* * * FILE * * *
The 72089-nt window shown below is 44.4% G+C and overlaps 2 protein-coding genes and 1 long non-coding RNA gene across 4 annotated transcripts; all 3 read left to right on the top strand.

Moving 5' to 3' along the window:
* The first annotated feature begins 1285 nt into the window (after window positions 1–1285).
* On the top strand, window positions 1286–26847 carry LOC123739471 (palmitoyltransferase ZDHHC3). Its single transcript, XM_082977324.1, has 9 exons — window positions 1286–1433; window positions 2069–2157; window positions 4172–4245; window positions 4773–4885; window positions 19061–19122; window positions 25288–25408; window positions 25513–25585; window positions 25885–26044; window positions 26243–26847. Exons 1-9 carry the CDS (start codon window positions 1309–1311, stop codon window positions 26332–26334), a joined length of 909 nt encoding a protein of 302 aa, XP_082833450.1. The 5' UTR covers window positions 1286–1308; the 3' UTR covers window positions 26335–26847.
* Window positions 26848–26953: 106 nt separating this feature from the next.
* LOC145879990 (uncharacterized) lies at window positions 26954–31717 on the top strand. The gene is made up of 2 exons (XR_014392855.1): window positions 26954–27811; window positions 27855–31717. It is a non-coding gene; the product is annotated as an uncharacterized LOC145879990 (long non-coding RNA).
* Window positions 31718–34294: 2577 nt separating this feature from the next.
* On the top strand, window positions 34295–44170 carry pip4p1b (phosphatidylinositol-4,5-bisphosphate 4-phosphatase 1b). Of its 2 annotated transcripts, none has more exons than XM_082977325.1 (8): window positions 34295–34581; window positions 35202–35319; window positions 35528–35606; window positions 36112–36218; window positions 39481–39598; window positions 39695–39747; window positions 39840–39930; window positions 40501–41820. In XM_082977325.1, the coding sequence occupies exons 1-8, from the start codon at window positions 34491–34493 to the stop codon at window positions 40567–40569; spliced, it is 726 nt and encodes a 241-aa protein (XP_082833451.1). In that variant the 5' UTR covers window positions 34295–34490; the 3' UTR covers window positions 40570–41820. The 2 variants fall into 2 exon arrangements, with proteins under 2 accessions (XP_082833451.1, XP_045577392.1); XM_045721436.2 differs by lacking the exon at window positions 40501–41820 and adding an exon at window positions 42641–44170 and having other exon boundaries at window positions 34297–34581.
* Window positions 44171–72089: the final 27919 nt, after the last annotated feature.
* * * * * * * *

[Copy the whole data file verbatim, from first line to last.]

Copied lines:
The 72089-nt window shown below is 44.4% G+C and overlaps 2 protein-coding genes and 1 long non-coding RNA gene across 4 annotated transcripts; all 3 read left to right on the top strand.

Moving 5' to 3' along the window:
* The first annotated feature begins 1285 nt into the window (after window positions 1–1285).
* On the top strand, window positions 1286–26847 carry LOC123739471 (palmitoyltransferase ZDHHC3). Its single transcript, XM_082977324.1, has 9 exons — window positions 1286–1433; window positions 2069–2157; window positions 4172–4245; window positions 4773–4885; window positions 19061–19122; window positions 25288–25408; window positions 25513–25585; window positions 25885–26044; window positions 26243–26847. Exons 1-9 carry the CDS (start codon window positions 1309–1311, stop codon window positions 26332–26334), a joined length of 909 nt encoding a protein of 302 aa, XP_082833450.1. The 5' UTR covers window positions 1286–1308; the 3' UTR covers window positions 26335–26847.
* Window positions 26848–26953: 106 nt separating this feature from the next.
* LOC145879990 (uncharacterized) lies at window positions 26954–31717 on the top strand. The gene is made up of 2 exons (XR_014392855.1): window positions 26954–27811; window positions 27855–31717. It is a non-coding gene; the product is annotated as an uncharacterized LOC145879990 (long non-coding RNA).
* Window positions 31718–34294: 2577 nt separating this feature from the next.
* On the top strand, window positions 34295–44170 carry pip4p1b (phosphatidylinositol-4,5-bisphosphate 4-phosphatase 1b). Of its 2 annotated transcripts, none has more exons than XM_082977325.1 (8): window positions 34295–34581; window positions 35202–35319; window positions 35528–35606; window positions 36112–36218; window positions 39481–39598; window positions 39695–39747; window positions 39840–39930; window positions 40501–41820. In XM_082977325.1, the coding sequence occupies exons 1-8, from the start codon at window positions 34491–34493 to the stop codon at window positions 40567–40569; spliced, it is 726 nt and encodes a 241-aa protein (XP_082833451.1). In that variant the 5' UTR covers window positions 34295–34490; the 3' UTR covers window positions 40570–41820. The 2 variants fall into 2 exon arrangements, with proteins under 2 accessions (XP_082833451.1, XP_045577392.1); XM_045721436.2 differs by lacking the exon at window positions 40501–41820 and adding an exon at window positions 42641–44170 and having other exon boundaries at window positions 34297–34581.
* Window positions 44171–72089: the final 27919 nt, after the last annotated feature.